For more information, see the links below. Have a happy (and accessible) holiday season!


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Disability Rights Extend to the Skies

In his book, “No Pity,” Joeseph P.Shapiro talks about a airline passenger who needed to board his plane. Because he was a quadriplegic, the flight crew decided to just place him on a baggage cart, along with the rest of the “luggage.” Mr. Shapiro also references an incident where a high-ranking federal employee was told that she could not fly without an attendant, because she had a disability.

Because of these and similar instances through the years, Congress passed the Air Carrier Access Act(ACAA)in 1986.

The ACAA is very similar to the Americans with Disabilities Act (ADA). It prohibits airlines from discriminating against people with disabilities. It also requires reasonable accommodation, as long as that does not create an undue hardship.

For example, I am able to request “wheelchair assistance” when I arrive at the airport for a flight. That means an employee will bring me a wheelchair and help me board the plane if I need it. Another employee will also meet me with a wheelchair when the plane lands, and will take me wherever I need to go (usually the baggage carousel).

Quite frankly, this is a godsend. I no longer have to worry about falling, becoming too tired to continue or holding up hordes of people when I go to the airport. And I can see that this is also easier for those around me. They don’t have to worry about whether they should try to help me or whether I will delay their flight (both legitimate concerns!).

Airlines still have the right to refuse to let me board if they reasonably believe I could be dangerous or unduly disruptive. And under certain limited circumstances, they can request documentation of my needs. But they cannot charge me extra, deny me certain seats or require that anyone accompany me (just like they can’t do to people who are not disabled).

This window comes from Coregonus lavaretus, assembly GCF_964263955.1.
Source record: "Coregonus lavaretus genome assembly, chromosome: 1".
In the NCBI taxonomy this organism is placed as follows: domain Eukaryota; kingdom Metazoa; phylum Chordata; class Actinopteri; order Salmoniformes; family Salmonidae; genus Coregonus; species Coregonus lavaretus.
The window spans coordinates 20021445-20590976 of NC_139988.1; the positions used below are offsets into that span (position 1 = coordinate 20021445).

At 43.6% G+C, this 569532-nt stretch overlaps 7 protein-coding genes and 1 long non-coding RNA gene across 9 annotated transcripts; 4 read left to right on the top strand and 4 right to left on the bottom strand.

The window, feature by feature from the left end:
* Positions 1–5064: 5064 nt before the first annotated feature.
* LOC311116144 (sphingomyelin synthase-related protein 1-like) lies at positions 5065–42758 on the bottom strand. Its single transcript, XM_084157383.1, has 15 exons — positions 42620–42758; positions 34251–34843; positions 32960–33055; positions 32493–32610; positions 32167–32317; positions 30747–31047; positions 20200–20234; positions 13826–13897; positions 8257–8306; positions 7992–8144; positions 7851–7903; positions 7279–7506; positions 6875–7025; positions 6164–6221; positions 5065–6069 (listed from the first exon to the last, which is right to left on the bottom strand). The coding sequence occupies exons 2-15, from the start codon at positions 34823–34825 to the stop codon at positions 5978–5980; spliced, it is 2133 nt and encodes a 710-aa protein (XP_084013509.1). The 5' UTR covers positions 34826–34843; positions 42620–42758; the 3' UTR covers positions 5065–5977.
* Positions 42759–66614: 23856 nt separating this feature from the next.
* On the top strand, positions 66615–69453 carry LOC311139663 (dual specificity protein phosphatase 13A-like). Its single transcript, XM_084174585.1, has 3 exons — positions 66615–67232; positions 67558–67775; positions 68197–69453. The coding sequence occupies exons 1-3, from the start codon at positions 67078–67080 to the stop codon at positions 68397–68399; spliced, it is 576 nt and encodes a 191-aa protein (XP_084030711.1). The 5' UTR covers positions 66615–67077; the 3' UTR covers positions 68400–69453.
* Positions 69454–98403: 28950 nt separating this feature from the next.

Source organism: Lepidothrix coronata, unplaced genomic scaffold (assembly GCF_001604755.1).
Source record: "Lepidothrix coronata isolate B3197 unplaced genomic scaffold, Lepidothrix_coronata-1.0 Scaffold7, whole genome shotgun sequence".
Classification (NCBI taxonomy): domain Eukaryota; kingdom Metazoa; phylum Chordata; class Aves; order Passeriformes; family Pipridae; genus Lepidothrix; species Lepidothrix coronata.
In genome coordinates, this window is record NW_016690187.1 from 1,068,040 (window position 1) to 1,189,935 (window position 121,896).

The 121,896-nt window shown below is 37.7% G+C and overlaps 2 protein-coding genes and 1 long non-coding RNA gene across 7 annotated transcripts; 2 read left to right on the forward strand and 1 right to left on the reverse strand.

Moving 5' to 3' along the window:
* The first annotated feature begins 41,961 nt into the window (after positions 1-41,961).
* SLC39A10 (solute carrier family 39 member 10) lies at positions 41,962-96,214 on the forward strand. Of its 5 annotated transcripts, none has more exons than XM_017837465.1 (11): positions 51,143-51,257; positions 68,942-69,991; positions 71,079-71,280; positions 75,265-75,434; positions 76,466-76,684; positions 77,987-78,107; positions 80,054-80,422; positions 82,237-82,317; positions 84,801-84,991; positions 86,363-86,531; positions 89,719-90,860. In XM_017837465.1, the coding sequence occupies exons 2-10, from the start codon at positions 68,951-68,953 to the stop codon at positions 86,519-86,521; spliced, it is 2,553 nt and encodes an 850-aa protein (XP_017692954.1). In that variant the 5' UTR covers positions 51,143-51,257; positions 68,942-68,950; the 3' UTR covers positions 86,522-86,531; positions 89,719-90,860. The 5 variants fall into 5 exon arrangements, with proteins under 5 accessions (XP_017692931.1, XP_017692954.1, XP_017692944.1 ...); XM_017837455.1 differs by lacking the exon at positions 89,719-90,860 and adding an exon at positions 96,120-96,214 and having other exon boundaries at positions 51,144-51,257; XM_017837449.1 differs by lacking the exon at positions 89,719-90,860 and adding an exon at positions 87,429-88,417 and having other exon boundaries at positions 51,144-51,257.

I’ve only had one bad experience with his system: About a year ago, an employee asked if I could walk from the plane to the terminal, instead of her pushing me. I replied that I wouldn’t have requested a wheelchair if I thought I could safely do that on my own. Inexplicably, the conversation escalated to the point where she stopped pushing me, ignored my request to continue, and angrily demanded that I tell her what she had done wrong.

She was clearly anticipating that that I would complain to the airline, and was already constructing her “defense.” I just kept asking that she take me to their baggage carousel and told her I didn’t want to discuss it. When she ignored me, I vividly remember my feelings of abject helplessness.

Thankfully, another employee emerged and I asked that she become my substitute “pusher.” And (not surprisingly), I did complain to the airline and they responded very quickly and satisfactorily.

I learned a lot from that experience and I hope that the employee did, as well. No one said that accommodation would always be easy, but few things are more worth the effort.

In the meantime, Happy Holidays and Safe Travels!

See the link below for more information about the ACAA.